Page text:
It's difficult to teach a new dog old tricks.

Investors should understand that for certain companies, and even for some industries, there simply is no good long-term strategy.

Most of our directors have a major portion of their net worth invested in the company. We eat our own cooking.

Our trust is in people rather than process. A “hire well, manage little" code suits both them and me.

Just run your business as if: (1) You own 100% of it; (2) It is the only asset in the world that you and your family have or will ever have; and (3) You can't sell it for at least a century.

We believe in Charlie's dictum-“Just tell me the bad news; the good news will take care of itself".

We do have a few advantages, perhaps the greatest being that we don't have a strategic plan. Thus we feel no need to proceed in an ordained direction but can instead simply decide what makes sense for our owners.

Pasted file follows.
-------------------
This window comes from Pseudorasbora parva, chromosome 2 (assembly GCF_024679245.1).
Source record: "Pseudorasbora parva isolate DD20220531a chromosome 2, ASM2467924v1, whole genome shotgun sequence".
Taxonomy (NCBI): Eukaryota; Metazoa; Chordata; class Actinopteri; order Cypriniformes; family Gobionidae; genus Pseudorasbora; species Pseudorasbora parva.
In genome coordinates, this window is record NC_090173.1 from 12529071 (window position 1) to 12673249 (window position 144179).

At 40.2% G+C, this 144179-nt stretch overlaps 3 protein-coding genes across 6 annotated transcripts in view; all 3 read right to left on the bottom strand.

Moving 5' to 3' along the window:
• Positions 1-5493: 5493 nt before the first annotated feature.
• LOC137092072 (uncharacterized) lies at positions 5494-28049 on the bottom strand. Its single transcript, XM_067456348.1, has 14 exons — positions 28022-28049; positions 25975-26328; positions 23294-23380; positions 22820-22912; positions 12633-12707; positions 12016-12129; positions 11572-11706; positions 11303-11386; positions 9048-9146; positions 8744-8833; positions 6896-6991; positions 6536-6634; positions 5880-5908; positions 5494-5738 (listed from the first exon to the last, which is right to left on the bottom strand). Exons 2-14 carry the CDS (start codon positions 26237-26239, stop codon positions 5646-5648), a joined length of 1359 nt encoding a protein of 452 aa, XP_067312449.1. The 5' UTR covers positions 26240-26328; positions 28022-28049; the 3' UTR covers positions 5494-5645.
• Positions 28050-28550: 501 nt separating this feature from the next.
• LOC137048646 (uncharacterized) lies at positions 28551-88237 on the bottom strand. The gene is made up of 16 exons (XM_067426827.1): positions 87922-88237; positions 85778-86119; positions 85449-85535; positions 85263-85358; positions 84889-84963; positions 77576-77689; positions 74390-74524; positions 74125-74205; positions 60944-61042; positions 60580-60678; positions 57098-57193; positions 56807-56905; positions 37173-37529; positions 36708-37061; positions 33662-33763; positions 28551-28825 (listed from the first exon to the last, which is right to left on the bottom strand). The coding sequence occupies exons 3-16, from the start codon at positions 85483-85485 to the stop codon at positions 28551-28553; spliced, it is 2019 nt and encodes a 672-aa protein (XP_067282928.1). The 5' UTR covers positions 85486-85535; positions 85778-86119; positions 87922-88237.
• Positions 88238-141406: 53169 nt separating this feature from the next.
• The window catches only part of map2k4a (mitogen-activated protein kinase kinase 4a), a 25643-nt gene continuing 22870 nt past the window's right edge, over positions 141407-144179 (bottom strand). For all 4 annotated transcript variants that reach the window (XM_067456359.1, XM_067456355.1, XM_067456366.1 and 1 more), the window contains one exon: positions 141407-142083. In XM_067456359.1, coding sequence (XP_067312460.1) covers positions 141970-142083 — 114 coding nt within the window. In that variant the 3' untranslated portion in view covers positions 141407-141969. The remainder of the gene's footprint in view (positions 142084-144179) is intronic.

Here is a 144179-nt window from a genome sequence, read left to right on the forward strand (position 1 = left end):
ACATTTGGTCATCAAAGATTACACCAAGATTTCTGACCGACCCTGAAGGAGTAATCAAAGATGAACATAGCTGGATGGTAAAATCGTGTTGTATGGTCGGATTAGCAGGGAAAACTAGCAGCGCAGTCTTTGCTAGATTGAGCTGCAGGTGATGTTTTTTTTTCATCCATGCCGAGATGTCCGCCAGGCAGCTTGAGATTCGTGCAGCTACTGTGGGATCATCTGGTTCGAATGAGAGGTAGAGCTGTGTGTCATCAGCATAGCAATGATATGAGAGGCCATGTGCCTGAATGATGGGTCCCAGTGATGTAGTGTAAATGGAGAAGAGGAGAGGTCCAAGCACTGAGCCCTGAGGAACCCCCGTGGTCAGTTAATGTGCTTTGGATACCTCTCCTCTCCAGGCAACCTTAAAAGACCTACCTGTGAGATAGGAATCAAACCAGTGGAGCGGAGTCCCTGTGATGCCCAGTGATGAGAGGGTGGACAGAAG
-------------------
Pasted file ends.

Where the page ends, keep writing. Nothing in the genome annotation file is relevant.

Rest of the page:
We always mentally compare any move we are contemplating with dozens of other opportunities open to us. Our practice of making this comparison- acquisitions against passive investments –-is a discipline that managers focused simply on expansion seldom use.

We have no master strategy, no corporate planners delivering us insights about socioeconomic trends, and no staff to investigate a multitude of ideas presented by promoters and intermediaries. Instead, we simply hope that something sensible comes along-and, when it does, we act.

Loss of focus is what most worries Charlie and me.

Charlie and I know that the right players will make almost any team manager look good. We subscribe to the philosophy of Ogilvy & Mather's founding genius, David Ogilvy: “If each of us hires people who are smaller than we are, we shall become a company of dwarfs. But, if each of us hires people who are bigger than we are, we shall become a company of giants."